According to Google, its “long-term investment in this data center will reach $150 million USD and [it] will be one of the most efficient and environmentally friendly in Latin America, built to the same high standards [Google uses] around the world. Once operational, the data center will employ up to 20 people in a variety of full-time and contractor roles, including computer technicians, engineers and catering and security staff.”
As you can imagine, the Chilean authorities are celebrating the news, which comes as an acknowledgment of the country’s efforts to position itself as a tech and innovation hub (see our recent post about Start-Up Chile’s first results). No later than yesterday, the World Wide Web Consortium revealed that Chile was the 19th best-performing country in its Web Index ranking – making it Latin America’s top country on the list.
While this new operations base is set to become available by the end of 2013, it is already listed on Google’s official ‘Data center locations’ page:
Following the launch of its data center, Google will begin community outreach efforts, including local initiatives and grants:
“Once we have finished building our data center, in late 2013, we will launch a formal community grants program in Quilicura that will support organizations and initiatives that focus on four issues we’re passionate about, including: technology literacy, renewable energy innovation and new economy entrepreneurship,” Google says.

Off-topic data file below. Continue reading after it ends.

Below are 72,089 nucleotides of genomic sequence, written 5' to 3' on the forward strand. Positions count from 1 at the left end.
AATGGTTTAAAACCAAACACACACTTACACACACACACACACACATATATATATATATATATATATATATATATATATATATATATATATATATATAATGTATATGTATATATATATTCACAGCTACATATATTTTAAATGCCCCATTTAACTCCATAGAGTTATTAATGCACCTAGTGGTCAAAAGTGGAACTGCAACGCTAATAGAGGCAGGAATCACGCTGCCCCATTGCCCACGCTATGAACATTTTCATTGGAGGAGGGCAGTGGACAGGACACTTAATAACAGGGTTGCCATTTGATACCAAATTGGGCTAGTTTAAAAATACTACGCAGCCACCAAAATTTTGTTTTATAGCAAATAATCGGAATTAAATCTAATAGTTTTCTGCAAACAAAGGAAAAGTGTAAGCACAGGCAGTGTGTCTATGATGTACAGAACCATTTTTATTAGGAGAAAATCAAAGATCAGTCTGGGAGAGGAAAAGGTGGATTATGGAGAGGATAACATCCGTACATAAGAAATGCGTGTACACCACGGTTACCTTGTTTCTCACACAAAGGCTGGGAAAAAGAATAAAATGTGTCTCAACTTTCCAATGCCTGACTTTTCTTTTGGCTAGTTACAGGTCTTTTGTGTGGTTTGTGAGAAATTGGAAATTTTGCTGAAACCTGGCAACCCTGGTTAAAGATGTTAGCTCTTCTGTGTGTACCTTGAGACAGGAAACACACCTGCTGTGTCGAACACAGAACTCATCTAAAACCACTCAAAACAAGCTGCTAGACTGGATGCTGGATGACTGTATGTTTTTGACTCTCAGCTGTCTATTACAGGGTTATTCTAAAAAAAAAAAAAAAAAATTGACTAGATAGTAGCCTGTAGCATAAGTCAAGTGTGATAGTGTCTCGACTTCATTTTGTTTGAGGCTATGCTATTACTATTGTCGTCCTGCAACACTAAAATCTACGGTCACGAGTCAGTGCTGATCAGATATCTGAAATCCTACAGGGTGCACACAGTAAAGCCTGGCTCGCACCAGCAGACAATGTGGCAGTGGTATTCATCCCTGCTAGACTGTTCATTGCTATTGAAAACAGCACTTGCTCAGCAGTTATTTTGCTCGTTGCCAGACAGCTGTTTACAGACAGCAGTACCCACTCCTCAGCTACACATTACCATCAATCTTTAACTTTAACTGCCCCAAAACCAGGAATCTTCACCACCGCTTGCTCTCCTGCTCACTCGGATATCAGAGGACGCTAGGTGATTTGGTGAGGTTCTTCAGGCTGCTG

Beyond Chile, today’s announcement should have a positive impact on the Latin American tech sector as a whole, Google explains:
“As Internet usage in Latin America grows, people are looking for information and entertainment, new business opportunities and better ways to connect with friends and family near and far. We’re building this data center to make sure that our users across Latin America and the world have the fastest and most reliable access possible to all of Google’s services.”
Google isn’t the first company to be working on boosting Latin America’s Internet infrastructure. As we reported last December, Amazon Web Services now operates two data centers in Brazil to serve its South American clients.
This post is part of our contributor series. The views expressed are the author's own and not necessarily shared by TNW.